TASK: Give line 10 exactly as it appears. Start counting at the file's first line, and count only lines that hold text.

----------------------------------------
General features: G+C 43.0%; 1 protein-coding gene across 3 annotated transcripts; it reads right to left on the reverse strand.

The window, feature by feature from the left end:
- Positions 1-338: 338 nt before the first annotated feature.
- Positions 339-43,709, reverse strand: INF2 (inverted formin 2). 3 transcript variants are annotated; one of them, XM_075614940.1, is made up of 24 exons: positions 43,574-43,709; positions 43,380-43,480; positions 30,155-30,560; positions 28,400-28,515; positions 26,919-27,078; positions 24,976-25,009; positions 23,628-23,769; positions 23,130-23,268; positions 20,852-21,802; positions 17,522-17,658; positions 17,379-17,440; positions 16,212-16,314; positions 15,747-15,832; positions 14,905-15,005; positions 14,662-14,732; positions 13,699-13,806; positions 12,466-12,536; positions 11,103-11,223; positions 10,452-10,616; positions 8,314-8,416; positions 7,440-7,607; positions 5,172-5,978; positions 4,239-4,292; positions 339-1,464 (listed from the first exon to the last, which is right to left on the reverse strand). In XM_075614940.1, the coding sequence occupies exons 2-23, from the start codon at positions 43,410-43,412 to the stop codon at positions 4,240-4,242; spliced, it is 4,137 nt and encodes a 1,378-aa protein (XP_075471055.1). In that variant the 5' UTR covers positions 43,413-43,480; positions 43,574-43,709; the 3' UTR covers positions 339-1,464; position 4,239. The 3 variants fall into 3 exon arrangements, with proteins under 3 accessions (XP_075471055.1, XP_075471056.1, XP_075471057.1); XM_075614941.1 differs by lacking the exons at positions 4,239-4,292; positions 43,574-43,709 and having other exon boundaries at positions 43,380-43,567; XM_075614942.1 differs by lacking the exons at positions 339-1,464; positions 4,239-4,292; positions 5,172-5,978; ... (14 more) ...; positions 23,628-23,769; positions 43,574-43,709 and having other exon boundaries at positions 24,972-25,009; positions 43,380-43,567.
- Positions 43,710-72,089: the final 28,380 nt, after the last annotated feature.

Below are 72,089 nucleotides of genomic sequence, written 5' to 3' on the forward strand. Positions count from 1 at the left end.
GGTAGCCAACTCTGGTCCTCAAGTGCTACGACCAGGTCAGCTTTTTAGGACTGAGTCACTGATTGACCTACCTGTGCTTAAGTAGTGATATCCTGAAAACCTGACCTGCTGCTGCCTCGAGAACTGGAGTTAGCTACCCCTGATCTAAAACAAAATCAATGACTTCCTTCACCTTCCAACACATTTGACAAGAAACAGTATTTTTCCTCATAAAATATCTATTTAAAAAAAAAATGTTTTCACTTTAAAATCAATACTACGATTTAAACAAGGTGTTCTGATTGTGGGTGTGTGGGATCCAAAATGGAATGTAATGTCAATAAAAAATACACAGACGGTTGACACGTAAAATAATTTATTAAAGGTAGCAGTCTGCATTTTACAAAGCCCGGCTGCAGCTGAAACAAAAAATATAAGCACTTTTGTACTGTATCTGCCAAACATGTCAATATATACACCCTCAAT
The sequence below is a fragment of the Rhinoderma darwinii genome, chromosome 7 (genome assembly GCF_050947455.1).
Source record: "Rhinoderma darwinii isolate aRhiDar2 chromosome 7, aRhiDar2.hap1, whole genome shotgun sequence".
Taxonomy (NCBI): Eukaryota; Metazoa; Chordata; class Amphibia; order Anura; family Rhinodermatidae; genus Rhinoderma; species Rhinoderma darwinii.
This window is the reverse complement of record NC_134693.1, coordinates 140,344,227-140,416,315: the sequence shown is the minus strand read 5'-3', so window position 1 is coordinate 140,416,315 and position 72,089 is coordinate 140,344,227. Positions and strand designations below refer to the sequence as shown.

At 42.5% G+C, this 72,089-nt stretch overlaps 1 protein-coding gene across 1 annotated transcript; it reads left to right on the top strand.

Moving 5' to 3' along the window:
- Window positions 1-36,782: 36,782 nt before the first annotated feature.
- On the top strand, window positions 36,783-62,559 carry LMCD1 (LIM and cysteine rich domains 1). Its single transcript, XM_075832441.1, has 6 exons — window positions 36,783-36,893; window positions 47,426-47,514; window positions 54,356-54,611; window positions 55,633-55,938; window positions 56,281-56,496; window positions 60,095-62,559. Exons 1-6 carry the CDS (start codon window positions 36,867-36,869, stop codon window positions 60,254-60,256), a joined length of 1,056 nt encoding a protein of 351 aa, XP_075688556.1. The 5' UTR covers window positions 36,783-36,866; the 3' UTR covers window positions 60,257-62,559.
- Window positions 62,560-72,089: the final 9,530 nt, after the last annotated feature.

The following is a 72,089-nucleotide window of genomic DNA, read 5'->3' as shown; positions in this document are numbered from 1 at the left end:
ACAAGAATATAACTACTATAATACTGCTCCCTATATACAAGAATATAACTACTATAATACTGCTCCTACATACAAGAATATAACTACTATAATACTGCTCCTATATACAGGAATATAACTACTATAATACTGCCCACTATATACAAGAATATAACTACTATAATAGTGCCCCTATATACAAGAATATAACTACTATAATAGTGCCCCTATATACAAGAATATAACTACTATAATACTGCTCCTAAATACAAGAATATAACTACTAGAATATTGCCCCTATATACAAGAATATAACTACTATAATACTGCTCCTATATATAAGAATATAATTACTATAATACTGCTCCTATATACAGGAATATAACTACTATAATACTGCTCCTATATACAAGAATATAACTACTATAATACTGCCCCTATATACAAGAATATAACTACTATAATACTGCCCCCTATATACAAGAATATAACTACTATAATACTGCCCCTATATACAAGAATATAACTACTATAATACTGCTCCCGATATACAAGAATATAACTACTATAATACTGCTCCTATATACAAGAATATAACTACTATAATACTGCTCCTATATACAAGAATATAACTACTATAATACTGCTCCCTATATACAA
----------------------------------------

Taxonomy (NCBI): Eukaryota; Metazoa; Chordata; class Amphibia; order Anura; family Rhinodermatidae; genus Rhinoderma; species Rhinoderma darwinii.